He's in good company though, after an excellent tournament from Owen Farrell, who has kicked six conversions and 10 penalties. He will be looking to extend his personal tally as his side travel to Stadio Olimpico.
Halfpenny will miss the final weekend due to injury, per Guardian's Michael Aylwin, so Farrell has the opportunity to finish above his Lions team-mate in the rankings.
France vs. Ireland is likely to be a tight affair this weekend, separated by only a few points, so the two teams will need to rely on Jean-Marc Doussain and Jonathan Sexton respectively.
Sexton edges his French counterpart by five successful kicks, helping his side to the top of the table, and he has also chipped in with his fair share of tries. However, pressure will be amped up this weekend in hostile territory.
Halfpenny's omission will come as a damaging blow to Wales, as the full-back's injury means he cannot extend his personal lead at the top of the points-scorers table.
This could open the door for any of the chasing pack to take over, with Sexton sat just two points behind and Farrell in with a realistic shout to overturn his nine-point swing.
Speaking at a press conference, Sexton told of his desire to pick up the Six Nations trophy with a win over France, and he admitted a shared feeling within the dressing room, per Irish Times' Gavin Cummiskey:
I was very lucky that I was at Leinster in a period when we were in nine finals; we won six. Blessed to be there for that period of time and picked on the Lions more on the back of my Leinster form rather than Ireland form and then achieved success there.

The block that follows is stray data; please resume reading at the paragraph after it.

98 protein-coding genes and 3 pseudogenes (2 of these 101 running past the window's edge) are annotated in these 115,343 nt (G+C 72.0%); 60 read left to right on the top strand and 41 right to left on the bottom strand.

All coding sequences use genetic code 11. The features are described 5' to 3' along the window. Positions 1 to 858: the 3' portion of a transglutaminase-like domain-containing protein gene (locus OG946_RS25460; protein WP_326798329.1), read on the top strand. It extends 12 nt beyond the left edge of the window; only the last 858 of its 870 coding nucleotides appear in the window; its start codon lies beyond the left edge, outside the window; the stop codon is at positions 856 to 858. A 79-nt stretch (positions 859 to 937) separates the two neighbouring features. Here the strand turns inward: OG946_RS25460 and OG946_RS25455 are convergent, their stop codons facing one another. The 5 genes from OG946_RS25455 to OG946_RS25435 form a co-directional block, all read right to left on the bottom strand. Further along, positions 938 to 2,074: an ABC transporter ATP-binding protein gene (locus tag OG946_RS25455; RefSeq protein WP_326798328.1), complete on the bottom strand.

It is the same for a lot of the boys. There are only three or four guys who have lifted a trophy with Ireland. We are all desperate to go out and do it this weekend.
Sexton's ability with the boot, allied to a knack for crossing the whitewash, will make him the most likely to finish as the tournament's top points-scorer.
However, England have the easier final fixture against Italy, so Farrell can be expected to fill his boots in Rome.
How The Table Will Look
All eyes will be firmly on the top three as the final round of fixtures get under way, with Ireland knowing victory over France will likely be enough to take the title.
England, though, know they go into their match against Italy as favourites and will be hoping for a French win, of any scoreline, which will enable them to leapfrog Joe Schmidt's men and cap a memorable tournament.
It's a trickier route to victory for France, though, as even if they do record a win over Ireland, they'll still have to hope that Italy can pick up their first result of the tournament against England. If England do win, Philippe Saint-Andre's side will have to overturn a 29-point difference over Lancaster's men to win the tournament.
|RBS Six Nations: Predicted final standings|
For that reason, Ireland are likely to top the group as they prove too much for France, with Wales picking up a heavy win over Scotland that will see Gatland's side leapfrog France into fourth, as Scotland and Italy stay fifth and sixth respectively.